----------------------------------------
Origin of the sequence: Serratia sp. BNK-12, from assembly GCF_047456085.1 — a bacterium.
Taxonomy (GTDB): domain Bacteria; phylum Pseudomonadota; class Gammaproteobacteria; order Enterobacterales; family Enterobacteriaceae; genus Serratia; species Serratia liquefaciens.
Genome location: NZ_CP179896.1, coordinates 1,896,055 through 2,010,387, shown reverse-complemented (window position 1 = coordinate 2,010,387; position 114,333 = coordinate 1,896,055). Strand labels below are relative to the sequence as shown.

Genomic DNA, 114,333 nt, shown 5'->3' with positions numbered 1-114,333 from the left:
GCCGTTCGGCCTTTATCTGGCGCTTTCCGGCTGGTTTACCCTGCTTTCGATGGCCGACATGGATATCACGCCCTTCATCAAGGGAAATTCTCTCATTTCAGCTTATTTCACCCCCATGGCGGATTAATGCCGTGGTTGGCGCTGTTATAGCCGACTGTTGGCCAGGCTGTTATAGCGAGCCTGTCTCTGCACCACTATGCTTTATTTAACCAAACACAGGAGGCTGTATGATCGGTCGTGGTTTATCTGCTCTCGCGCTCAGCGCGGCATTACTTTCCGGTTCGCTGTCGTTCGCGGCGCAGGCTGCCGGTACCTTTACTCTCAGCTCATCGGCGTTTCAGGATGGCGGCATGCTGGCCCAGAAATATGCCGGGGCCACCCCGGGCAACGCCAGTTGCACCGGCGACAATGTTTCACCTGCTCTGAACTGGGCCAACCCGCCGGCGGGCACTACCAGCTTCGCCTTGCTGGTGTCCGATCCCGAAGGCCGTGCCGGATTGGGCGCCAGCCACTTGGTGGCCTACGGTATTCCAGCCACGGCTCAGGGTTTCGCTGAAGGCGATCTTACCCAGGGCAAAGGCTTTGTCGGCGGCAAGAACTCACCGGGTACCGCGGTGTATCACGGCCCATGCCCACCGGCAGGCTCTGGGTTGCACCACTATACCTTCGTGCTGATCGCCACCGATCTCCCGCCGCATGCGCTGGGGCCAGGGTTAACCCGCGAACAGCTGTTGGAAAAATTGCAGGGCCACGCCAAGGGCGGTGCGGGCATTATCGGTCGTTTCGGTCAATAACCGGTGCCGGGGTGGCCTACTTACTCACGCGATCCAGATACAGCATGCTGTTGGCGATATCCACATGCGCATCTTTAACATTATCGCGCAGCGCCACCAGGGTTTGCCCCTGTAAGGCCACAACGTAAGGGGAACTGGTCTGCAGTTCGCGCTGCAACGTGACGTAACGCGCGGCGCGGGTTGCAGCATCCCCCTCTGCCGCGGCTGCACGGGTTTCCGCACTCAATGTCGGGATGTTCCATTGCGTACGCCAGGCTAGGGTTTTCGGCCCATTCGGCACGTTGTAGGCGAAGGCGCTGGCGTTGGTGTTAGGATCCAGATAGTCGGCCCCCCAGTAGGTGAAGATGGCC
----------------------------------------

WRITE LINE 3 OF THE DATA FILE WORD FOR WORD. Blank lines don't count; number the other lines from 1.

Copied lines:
Genome location: NZ_CP179896.1, coordinates 1,896,055 through 2,010,387, shown reverse-complemented (window position 1 = coordinate 2,010,387; position 114,333 = coordinate 1,896,055). Strand labels below are relative to the sequence as shown.